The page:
Friday, October 20, 2006

the Era of Too Many Rich Reds

Well since I seem to have quite a lot of pictures to show you, I might do the paintings first, pace myself a bit.

There’s a palette I’ve used for a lot of paintings over the past year or so. I’ve been trying to finish them so I can finish up this era.

‘The passionate controversies of one era are viewed as sterile preoccupations by another, for knowledge alters what we seek as well as what we find.’ -
Freda Adler

Lately I’ve been finding these colours problematically bright and sweetie-like. There are too many of them. (Though this also presents an interesting challenge…) In the paintings I’m planning, the colours will be more ‘limited’, one way or another. At least limited enough that I feel in control of the colour and that it doesn’t dominate the other formal aspects of the picture. And so that it doesn’t look horrible and make me want to be sick.

Let’s be thorough about this. Here are the colours I’m lumbered with:

Michael Harding Phthalocyanine Blue and Zinc White

Grumbacher Pre-Tested Oil Quinacridone Red

Grumbacher Pre-Tested Oil Cadmium Barium Yellow Deep

(I think I made the yellow big because yellows are tricky bastards.)

Grumbacher Ultramarine Violet

Old Holland Flesh Ochre

Mussini Burnt Umber

mussini burnt umber

Later, when I came back to the palette and it all seemed a bit too warm and cosy, and I had just bought a MASSIVE tube of raw umber, I added that to the mix too.

It’s the size of the big tube here in front of the little tubes:

Only it’s this colour:

Wikipedia has this useful piece of info about Raw Umber:

Raw Umber is a color that resembles raw umber.

I have a brain that doesn’t like wastage. So when I have a great big tube of a colour, I mind less about using it liberally.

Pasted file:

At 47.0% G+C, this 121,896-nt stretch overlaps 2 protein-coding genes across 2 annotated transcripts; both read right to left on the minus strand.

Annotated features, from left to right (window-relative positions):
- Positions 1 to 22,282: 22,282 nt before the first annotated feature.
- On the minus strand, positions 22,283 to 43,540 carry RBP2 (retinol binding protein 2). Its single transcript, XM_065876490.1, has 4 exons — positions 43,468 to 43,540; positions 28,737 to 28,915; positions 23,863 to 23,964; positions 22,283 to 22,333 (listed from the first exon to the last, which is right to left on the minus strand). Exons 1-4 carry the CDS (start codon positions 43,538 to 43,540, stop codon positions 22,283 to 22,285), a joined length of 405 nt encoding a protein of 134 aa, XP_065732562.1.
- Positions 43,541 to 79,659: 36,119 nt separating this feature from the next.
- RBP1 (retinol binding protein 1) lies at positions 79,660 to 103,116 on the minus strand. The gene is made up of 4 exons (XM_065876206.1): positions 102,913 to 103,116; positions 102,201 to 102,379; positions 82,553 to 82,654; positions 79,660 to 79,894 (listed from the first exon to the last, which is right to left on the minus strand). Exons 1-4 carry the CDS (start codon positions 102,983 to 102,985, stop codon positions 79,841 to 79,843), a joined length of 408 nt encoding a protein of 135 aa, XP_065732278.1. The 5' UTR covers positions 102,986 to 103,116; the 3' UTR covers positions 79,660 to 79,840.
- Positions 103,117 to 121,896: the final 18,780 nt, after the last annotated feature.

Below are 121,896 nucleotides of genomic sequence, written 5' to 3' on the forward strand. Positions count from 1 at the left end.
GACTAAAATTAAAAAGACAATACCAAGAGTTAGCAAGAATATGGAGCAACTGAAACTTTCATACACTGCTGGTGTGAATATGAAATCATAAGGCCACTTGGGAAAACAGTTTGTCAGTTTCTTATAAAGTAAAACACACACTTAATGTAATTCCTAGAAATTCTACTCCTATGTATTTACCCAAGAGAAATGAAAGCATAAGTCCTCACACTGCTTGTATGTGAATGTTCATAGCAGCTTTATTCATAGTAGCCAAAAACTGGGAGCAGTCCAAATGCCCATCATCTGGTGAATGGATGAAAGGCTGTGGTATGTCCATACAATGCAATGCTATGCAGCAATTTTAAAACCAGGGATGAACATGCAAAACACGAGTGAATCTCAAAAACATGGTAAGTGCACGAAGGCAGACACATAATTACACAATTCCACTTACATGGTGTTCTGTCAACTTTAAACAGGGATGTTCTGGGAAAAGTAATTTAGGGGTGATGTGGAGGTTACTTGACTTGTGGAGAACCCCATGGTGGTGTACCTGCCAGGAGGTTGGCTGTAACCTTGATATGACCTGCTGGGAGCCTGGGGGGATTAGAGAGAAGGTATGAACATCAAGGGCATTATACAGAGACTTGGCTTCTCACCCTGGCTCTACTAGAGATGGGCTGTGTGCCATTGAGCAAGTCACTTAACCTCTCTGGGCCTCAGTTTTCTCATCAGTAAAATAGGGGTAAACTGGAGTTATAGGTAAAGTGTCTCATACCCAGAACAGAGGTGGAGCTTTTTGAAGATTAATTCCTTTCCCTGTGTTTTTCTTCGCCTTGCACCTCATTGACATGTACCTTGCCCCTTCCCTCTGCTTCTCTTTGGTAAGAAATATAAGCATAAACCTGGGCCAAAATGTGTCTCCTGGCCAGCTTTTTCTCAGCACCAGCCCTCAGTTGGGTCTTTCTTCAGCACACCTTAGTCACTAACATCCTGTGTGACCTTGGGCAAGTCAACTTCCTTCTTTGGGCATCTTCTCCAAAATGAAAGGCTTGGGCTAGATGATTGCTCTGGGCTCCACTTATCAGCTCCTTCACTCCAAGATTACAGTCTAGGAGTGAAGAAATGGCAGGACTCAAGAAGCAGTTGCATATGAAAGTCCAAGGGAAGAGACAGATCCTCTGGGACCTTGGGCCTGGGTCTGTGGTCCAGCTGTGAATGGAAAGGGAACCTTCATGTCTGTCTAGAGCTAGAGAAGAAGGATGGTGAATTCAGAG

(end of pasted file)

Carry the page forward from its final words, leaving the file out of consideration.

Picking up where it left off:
Some of the artist grade oil colours are very expensive, so I become quite… aware…of this when I use them.

The thing is, at the moment I’m veering more toward using acrylic and other waterbased media UNDERNEATH a final layer of oil glazes, rather than using oils alone.

This is because acrylic dries fast and flat, is pleasingly opaque and allows for a more dynamic ‘drawing’ process in which changes and adjustments can be made spontaneously. The combination of acrylic/ the other plethora (plethora!) of media compatible with acrylic/ and finally the richness of oil colour gives quite a lot of scope for intricate other-worldly finishes, and quite a lot of scope for the painting to develop a strong sense of purpose along the way.

So this is Shelby, she’s a lady I painted with just oils, and taking advantage of the blobs and crags that inevitably appear. Using the above palette, I should add. I don’t think she’s finished.

Here’s her face in closeup so you can better see the texture. She’s painted on a ceramic tile:

in contrast, here’s a tiny painting from a while back painted in this palette but with a drawn/ mixed media underpainting and quite a lot more sensitive detail. Of course, it all depends on how much you like sensitive things….

Now a peculiar half-breed… a painting that was getting on quite well being shiny and plasticky, but which has had a decisive opaque oil makeover in recent times. It’s another startled giraffe: